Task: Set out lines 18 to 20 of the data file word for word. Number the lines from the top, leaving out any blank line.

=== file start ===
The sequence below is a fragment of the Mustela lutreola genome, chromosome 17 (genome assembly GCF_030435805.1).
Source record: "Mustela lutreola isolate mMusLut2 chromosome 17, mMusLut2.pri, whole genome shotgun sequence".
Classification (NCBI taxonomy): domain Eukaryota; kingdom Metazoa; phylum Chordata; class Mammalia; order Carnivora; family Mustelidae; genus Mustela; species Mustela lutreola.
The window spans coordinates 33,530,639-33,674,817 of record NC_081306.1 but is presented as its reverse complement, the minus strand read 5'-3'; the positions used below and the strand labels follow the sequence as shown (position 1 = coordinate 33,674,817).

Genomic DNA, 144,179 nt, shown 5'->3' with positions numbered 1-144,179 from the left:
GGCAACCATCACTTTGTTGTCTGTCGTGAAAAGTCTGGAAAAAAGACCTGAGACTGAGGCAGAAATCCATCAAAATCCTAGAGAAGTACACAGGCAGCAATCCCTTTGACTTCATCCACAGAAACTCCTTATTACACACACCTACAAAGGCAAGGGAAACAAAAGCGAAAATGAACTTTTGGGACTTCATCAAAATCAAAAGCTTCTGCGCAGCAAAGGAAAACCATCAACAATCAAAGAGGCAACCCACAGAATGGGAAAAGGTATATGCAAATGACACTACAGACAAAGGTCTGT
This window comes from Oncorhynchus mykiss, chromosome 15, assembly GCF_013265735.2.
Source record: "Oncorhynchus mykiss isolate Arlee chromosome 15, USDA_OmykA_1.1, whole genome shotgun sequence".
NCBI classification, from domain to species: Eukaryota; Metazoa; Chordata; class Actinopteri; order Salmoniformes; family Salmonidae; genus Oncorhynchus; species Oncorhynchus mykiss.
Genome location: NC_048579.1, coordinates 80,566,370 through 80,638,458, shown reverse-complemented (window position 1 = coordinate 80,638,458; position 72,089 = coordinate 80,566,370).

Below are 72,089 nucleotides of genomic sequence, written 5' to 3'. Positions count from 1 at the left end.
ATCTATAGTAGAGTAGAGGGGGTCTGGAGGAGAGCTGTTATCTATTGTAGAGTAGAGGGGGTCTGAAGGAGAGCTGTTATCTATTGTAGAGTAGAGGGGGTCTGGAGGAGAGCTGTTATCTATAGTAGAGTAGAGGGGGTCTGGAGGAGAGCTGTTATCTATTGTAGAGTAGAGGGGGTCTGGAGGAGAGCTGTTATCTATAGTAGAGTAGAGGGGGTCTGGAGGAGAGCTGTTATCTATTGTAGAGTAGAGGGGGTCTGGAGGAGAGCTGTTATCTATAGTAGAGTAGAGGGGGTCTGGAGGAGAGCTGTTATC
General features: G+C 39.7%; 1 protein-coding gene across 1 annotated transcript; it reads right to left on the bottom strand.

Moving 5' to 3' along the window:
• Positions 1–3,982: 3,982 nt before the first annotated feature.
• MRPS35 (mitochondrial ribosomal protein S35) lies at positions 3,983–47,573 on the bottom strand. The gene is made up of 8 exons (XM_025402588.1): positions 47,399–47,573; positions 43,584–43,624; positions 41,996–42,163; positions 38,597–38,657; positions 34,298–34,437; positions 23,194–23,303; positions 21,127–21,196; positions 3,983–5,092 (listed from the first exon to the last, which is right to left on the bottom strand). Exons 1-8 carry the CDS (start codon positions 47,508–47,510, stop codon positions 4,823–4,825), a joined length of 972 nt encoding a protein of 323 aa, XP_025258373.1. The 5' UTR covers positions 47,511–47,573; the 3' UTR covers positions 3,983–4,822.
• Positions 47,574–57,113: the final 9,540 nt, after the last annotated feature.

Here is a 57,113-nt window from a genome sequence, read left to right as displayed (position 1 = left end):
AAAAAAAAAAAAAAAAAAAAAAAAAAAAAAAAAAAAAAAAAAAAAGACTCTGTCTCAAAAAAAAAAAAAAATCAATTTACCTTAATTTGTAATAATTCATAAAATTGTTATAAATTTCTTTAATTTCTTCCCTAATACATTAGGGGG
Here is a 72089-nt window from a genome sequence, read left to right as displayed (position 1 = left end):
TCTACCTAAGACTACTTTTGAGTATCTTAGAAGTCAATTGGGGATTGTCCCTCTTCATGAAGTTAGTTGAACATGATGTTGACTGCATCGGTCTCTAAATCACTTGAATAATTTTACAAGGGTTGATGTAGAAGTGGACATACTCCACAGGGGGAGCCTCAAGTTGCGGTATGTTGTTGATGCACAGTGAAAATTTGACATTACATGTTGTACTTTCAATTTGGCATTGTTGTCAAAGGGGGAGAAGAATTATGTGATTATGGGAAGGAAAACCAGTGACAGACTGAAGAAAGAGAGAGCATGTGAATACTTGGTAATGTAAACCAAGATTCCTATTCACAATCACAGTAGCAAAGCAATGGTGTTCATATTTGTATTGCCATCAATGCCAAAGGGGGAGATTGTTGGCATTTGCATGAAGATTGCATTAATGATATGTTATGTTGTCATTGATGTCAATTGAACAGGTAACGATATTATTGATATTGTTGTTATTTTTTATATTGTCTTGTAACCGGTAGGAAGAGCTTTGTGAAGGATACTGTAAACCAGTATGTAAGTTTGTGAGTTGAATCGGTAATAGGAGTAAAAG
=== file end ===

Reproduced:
Here is a 57,113-nt window from a genome sequence, read left to right as displayed (position 1 = left end):
AAAAAAAAAAAAAAAAAAAAAAAAAAAAAAAAAAAAAAAAAAAAAGACTCTGTCTCAAAAAAAAAAAAAAATCAATTTACCTTAATTTGTAATAATTCATAAAATTGTTATAAATTTCTTTAATTTCTTCCCTAATACATTAGGGGG
Here is a 72089-nt window from a genome sequence, read left to right as displayed (position 1 = left end):